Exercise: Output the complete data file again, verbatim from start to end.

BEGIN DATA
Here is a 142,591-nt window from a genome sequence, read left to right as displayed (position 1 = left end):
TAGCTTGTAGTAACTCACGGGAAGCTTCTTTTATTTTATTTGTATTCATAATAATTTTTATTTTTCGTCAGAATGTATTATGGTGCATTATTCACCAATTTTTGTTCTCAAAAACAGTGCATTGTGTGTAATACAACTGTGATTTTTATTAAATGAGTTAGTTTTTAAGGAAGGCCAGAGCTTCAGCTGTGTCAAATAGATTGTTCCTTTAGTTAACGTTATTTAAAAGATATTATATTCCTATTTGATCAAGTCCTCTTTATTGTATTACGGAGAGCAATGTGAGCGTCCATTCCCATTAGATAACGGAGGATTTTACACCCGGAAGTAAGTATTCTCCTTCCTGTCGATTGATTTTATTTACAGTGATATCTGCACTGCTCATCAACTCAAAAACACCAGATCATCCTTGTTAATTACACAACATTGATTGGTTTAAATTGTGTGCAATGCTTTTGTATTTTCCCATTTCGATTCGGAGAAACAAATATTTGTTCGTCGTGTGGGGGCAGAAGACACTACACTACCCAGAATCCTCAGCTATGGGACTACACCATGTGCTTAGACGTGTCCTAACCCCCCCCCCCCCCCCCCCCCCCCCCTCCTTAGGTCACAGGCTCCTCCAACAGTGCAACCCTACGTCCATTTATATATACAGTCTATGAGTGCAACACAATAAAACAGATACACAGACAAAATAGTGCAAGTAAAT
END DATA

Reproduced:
Here is a 142,591-nt window from a genome sequence, read left to right as displayed (position 1 = left end):
TAGCTTGTAGTAACTCACGGGAAGCTTCTTTTATTTTATTTGTATTCATAATAATTTTTATTTTTCGTCAGAATGTATTATGGTGCATTATTCACCAATTTTTGTTCTCAAAAACAGTGCATTGTGTGTAATACAACTGTGATTTTTATTAAATGAGTTAGTTTTTAAGGAAGGCCAGAGCTTCAGCTGTGTCAAATAGATTGTTCCTTTAGTTAACGTTATTTAAAAGATATTATATTCCTATTTGATCAAGTCCTCTTTATTGTATTACGGAGAGCAATGTGAGCGTCCATTCCCATTAGATAACGGAGGATTTTACACCCGGAAGTAAGTATTCTCCTTCCTGTCGATTGATTTTATTTACAGTGATATCTGCACTGCTCATCAACTCAAAAACACCAGATCATCCTTGTTAATTACACAACATTGATTGGTTTAAATTGTGTGCAATGCTTTTGTATTTTCCCATTTCGATTCGGAGAAACAAATATTTGTTCGTCGTGTGGGGGCAGAAGACACTACACTACCCAGAATCCTCAGCTATGGGACTACACCATGTGCTTAGACGTGTCCTAACCCCCCCCCCCCCCCCCCCCCCCCCCTCCTTAGGTCACAGGCTCCTCCAACAGTGCAACCCTACGTCCATTTATATATACAGTCTATGAGTGCAACACAATAAAACAGATACACAGACAAAATAGTGCAAGTAAAT